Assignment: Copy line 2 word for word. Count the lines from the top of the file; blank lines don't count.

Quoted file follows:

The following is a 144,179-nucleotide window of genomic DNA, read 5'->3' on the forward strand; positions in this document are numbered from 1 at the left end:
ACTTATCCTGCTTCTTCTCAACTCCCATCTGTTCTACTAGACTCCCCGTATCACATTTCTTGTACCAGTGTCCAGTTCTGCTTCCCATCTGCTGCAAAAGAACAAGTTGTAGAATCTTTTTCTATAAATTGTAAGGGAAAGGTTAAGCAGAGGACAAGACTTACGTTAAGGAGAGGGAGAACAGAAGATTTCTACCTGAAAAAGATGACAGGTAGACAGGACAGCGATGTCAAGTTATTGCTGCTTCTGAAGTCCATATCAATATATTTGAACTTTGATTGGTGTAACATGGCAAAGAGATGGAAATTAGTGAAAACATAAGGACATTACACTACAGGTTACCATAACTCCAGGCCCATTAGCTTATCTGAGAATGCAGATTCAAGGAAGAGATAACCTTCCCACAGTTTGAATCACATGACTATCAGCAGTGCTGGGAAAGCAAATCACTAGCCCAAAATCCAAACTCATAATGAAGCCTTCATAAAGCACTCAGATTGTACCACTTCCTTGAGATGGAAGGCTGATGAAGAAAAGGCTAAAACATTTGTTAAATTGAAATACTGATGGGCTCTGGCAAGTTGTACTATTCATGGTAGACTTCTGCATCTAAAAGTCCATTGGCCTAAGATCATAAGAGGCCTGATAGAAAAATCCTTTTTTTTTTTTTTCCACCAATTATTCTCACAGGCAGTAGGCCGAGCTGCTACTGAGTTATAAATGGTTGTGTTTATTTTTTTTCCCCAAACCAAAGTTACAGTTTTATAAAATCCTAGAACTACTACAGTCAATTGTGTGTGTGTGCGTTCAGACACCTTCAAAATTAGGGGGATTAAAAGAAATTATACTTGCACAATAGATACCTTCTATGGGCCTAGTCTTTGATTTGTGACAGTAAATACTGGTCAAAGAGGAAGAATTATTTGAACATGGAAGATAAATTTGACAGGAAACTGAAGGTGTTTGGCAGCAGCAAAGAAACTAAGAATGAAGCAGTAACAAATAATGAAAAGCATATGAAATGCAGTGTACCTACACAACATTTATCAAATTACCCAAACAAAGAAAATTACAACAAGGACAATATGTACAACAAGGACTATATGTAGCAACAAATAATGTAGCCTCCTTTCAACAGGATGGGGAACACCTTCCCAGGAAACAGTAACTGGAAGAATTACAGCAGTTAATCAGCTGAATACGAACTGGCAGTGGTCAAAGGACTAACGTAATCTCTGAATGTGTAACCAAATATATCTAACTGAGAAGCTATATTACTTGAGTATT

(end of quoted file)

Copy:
ACTTATCCTGCTTCTTCTCAACTCCCATCTGTTCTACTAGACTCCCCGTATCACATTTCTTGTACCAGTGTCCAGTTCTGCTTCCCATCTGCTGCAAAAGAACAAGTTGTAGAATCTTTTTCTATAAATTGTAAGGGAAAGGTTAAGCAGAGGACAAGACTTACGTTAAGGAGAGGGAGAACAGAAGATTTCTACCTGAAAAAGATGACAGGTAGACAGGACAGCGATGTCAAGTTATTGCTGCTTCTGAAGTCCATATCAATATATTTGAACTTTGATTGGTGTAACATGGCAAAGAGATGGAAATTAGTGAAAACATAAGGACATTACACTACAGGTTACCATAACTCCAGGCCCATTAGCTTATCTGAGAATGCAGATTCAAGGAAGAGATAACCTTCCCACAGTTTGAATCACATGACTATCAGCAGTGCTGGGAAAGCAAATCACTAGCCCAAAATCCAAACTCATAATGAAGCCTTCATAAAGCACTCAGATTGTACCACTTCCTTGAGATGGAAGGCTGATGAAGAAAAGGCTAAAACATTTGTTAAATTGAAATACTGATGGGCTCTGGCAAGTTGTACTATTCATGGTAGACTTCTGCATCTAAAAGTCCATTGGCCTAAGATCATAAGAGGCCTGATAGAAAAATCCTTTTTTTTTTTTTTCCACCAATTATTCTCACAGGCAGTAGGCCGAGCTGCTACTGAGTTATAAATGGTTGTGTTTATTTTTTTTCCCCAAACCAAAGTTACAGTTTTATAAAATCCTAGAACTACTACAGTCAATTGTGTGTGTGTGCGTTCAGACACCTTCAAAATTAGGGGGATTAAAAGAAATTATACTTGCACAATAGATACCTTCTATGGGCCTAGTCTTTGATTTGTGACAGTAAATACTGGTCAAAGAGGAAGAATTATTTGAACATGGAAGATAAATTTGACAGGAAACTGAAGGTGTTTGGCAGCAGCAAAGAAACTAAGAATGAAGCAGTAACAAATAATGAAAAGCATATGAAATGCAGTGTACCTACACAACATTTATCAAATTACCCAAACAAAGAAAATTACAACAAGGACAATATGTACAACAAGGACTATATGTAGCAACAAATAATGTAGCCTCCTTTCAACAGGATGGGGAACACCTTCCCAGGAAACAGTAACTGGAAGAATTACAGCAGTTAATCAGCTGAATACGAACTGGCAGTGGTCAAAGGACTAACGTAATCTCTGAATGTGTAACCAAATATATCTAACTGAGAAGCTATATTACTTGAGTATT